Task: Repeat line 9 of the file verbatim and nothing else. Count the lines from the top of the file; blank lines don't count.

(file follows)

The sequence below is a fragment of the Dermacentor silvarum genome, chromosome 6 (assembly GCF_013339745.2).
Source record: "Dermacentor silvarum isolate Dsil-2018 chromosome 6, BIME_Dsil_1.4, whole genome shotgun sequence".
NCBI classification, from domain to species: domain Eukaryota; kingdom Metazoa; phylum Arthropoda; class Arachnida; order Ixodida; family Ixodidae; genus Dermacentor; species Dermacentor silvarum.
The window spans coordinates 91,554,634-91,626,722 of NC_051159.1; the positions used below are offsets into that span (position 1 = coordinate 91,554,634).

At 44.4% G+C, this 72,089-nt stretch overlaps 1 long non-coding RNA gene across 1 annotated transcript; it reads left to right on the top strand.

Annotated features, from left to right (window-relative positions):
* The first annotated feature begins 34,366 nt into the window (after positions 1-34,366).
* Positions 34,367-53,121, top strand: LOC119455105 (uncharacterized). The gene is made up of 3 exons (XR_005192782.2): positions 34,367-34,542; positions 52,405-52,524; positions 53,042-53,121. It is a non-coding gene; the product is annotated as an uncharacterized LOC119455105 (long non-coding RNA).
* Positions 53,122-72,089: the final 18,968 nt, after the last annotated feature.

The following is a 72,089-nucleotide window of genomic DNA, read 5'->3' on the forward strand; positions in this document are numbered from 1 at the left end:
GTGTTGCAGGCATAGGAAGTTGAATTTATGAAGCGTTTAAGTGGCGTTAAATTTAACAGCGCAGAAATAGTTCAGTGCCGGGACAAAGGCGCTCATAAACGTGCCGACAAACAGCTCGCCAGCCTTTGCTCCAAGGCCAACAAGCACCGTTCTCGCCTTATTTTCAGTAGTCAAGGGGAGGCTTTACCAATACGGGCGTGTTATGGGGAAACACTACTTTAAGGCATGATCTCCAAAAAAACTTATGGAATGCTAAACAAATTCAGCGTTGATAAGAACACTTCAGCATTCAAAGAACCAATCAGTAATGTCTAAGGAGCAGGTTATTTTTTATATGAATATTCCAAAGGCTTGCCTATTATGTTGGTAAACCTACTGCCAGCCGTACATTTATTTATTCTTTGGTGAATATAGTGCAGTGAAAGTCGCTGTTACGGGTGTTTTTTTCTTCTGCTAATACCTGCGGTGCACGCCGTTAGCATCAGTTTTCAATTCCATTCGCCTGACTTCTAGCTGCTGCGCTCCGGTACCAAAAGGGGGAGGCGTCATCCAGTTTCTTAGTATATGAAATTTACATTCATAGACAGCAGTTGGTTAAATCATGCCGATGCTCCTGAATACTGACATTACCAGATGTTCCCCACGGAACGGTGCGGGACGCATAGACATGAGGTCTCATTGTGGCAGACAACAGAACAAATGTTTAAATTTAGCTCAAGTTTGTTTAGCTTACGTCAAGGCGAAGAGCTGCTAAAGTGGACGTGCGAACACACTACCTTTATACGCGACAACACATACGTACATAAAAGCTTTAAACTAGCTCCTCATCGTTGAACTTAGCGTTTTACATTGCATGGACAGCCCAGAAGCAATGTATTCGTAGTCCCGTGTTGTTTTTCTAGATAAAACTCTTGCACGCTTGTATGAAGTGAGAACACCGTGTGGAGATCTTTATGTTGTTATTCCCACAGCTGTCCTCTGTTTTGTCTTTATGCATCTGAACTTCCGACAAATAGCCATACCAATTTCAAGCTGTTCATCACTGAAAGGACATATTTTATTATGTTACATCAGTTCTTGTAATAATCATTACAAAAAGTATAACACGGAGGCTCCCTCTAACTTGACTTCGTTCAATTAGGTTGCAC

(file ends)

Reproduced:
* Positions 53,122-72,089: the final 18,968 nt, after the last annotated feature.